Activists and constituents in Virginia's 10th District today unveiled a highway billboard calling for Congresswoman Barbara Comstock (R) to hold a traditional town hall.
The "Dump Comstock" group -- part of the Take Back the Tenth political action committee -- paid $1,500 for the sign, which will run for one month near 781 Front Royal Pike in Winchester. According to organizers, "Dump Comstock" crowdfunded for the billboard and raised the money in less than 24 hours.
Anti-Comstock voices have been calling for Comstock to hold an in-person town hall for most of 2016.
The second-term congresswoman has held two tele-town halls this year, which her office says has reached nearly 9,000 constituents. Critics, however, say those forums are heavily moderated and don't allow constituents to thoroughly engage with their representative.
Jeff Marschner, Comstock's deputy chief of staff, said the "congresswoman and her legislative and district outreach staff have met with hundreds of constituents in both her district and Capitol Hill offices."
"At these meetings we hear their concerns on multiple issues, including health care, where constituents have shared intimate details related to their own health care and that of their families," Marschner said. "The congresswoman also has held telephone town halls connecting with approximately 9,000 constituents this year, and the congresswoman has personally called constituents to have a conversation about the issues important to them."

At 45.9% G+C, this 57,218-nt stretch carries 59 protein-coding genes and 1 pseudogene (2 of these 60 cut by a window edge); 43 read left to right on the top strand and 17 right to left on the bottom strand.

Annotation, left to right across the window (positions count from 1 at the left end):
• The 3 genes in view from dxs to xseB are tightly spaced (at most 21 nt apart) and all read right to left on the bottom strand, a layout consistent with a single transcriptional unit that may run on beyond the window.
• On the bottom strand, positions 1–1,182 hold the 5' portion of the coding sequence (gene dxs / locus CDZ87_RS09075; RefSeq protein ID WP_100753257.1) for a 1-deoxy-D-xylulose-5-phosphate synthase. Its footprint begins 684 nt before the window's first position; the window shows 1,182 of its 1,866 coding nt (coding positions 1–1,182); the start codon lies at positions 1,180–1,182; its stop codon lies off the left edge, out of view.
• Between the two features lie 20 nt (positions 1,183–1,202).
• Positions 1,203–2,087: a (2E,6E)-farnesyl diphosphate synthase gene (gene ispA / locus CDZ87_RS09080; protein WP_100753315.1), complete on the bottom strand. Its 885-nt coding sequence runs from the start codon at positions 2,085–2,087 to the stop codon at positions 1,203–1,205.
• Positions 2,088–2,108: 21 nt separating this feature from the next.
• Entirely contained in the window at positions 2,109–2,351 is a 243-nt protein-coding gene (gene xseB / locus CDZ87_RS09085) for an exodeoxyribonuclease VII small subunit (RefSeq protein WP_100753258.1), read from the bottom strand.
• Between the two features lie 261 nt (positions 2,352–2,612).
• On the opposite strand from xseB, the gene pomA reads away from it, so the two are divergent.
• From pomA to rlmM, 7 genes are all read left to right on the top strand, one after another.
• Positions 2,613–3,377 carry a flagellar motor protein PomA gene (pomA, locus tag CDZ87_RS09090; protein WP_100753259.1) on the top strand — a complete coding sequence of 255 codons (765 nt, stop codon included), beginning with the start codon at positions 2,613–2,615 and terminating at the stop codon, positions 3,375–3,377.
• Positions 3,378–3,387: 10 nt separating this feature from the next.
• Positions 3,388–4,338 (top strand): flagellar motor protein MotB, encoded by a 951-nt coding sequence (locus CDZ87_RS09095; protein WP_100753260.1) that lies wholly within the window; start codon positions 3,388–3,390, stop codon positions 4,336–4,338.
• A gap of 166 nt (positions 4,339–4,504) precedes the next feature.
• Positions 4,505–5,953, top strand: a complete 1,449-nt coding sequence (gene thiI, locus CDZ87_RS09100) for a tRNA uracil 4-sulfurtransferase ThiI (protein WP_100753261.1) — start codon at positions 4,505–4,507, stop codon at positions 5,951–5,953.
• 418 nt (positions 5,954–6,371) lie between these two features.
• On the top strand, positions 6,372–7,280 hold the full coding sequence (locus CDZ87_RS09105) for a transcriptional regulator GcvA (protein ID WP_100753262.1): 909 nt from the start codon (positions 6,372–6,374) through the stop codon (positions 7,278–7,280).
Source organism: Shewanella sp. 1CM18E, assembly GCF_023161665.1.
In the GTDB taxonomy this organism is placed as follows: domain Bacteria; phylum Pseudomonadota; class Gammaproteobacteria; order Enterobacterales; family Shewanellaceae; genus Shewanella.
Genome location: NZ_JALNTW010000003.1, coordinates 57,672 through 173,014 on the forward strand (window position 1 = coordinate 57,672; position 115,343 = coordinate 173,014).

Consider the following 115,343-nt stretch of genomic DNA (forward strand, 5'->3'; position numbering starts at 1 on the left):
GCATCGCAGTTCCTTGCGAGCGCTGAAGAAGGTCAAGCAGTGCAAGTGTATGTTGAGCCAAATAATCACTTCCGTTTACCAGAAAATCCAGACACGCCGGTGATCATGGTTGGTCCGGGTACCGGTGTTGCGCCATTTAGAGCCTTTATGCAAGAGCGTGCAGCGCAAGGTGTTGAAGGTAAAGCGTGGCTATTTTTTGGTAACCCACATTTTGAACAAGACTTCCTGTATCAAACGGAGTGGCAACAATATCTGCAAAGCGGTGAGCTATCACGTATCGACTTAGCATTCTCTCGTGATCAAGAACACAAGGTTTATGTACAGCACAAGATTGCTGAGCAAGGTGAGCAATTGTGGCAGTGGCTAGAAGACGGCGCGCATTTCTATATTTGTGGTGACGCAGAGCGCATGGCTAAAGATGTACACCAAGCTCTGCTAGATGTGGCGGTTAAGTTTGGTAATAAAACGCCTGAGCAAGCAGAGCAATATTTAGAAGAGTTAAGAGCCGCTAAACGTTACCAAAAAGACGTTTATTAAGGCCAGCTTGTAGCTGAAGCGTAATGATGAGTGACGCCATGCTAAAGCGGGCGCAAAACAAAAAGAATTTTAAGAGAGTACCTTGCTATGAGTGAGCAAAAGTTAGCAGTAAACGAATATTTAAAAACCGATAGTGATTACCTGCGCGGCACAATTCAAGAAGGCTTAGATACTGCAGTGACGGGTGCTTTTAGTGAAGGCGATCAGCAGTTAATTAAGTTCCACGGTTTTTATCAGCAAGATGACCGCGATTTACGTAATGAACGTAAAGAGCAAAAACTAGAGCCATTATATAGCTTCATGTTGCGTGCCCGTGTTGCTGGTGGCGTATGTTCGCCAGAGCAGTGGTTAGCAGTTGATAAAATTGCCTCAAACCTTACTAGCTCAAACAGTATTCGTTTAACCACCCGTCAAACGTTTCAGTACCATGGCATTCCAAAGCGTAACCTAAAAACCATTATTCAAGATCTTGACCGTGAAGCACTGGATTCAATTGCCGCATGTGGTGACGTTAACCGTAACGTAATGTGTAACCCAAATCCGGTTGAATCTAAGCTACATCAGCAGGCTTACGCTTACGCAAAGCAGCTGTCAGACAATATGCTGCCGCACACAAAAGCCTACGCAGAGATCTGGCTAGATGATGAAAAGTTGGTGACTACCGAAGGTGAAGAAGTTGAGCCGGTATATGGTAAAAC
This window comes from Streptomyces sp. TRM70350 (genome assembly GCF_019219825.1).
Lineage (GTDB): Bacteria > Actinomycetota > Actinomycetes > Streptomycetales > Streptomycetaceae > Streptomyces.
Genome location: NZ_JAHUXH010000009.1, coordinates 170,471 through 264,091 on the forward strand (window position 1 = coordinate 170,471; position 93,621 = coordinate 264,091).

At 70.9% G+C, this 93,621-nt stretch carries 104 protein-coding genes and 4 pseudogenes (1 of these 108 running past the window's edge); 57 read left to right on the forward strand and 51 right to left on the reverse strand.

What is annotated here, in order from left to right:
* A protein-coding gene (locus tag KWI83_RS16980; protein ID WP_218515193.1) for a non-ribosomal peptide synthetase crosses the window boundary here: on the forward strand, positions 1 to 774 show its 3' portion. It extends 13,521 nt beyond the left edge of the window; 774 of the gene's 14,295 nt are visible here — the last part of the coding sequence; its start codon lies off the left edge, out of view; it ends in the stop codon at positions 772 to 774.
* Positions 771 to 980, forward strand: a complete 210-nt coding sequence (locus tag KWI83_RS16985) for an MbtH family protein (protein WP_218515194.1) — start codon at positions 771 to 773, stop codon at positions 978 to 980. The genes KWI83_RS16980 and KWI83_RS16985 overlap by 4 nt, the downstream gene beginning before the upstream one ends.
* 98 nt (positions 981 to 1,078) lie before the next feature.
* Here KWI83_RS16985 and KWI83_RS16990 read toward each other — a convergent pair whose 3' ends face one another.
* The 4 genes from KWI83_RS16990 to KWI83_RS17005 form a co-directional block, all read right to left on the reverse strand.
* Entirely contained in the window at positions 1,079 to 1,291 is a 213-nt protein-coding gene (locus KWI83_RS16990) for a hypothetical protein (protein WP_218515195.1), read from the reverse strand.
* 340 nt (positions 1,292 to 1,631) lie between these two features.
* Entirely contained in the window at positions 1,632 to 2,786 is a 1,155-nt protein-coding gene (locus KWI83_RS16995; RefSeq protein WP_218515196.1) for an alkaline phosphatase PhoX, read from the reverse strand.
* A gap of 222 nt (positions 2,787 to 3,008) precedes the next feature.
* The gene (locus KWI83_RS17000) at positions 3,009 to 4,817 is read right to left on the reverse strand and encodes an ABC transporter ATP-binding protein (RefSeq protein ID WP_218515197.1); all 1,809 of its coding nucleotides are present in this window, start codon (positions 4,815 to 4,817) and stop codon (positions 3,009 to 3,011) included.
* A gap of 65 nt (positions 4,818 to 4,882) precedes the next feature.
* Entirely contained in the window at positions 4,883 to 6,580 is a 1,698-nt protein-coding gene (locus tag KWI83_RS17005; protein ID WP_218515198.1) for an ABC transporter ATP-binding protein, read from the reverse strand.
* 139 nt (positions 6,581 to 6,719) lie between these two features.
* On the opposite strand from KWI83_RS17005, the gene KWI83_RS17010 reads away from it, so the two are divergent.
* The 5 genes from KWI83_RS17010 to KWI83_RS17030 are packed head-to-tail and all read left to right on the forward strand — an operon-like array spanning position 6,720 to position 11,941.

The spokesman added that Comstock has attended scores of events with constituents this year, "including diverse cultural events, meetings at businesses with their employees, visits to health care facilities, technology firms, STEM events, human trafficking forums, meeting with our first responders and more."
Marschner did not directly answer a question asking whether the congresswoman has ever held a traditional town hall since being elected to Congress in 2014.
Chris Monroe, a "Dump Comstock" participant, said he doesn't believe a traditional town hall in the fairly moderate 10th District would be the chaotic scene that has erupted at some GOP members' town halls across the country.
Monroe said many constituents "simply want a chance to meet face-to-face with their representative." He said he would like to hear Comstock's views on the "Trump agenda," immigration and health care.
Comstock won her first congressional race in 2014 by 16 percent of the vote over Fairfax County Supervisor John Foust. In last November's race, she defeated real estate developer LuAnn Bennett by six points.
Several Democrats, including state Sen. Jennifer Wexton of Leesburg, are considering running for the 10th District seat in 2018. Fairfax County school teacher Kimberly Adams has already announced plans to launch a campaign.
Comstock is on a congressional delegation trip to the Middle East this week. She was in Egypt Sunday morning during two Islamic State bombings in churches, which killed nearly 50 people.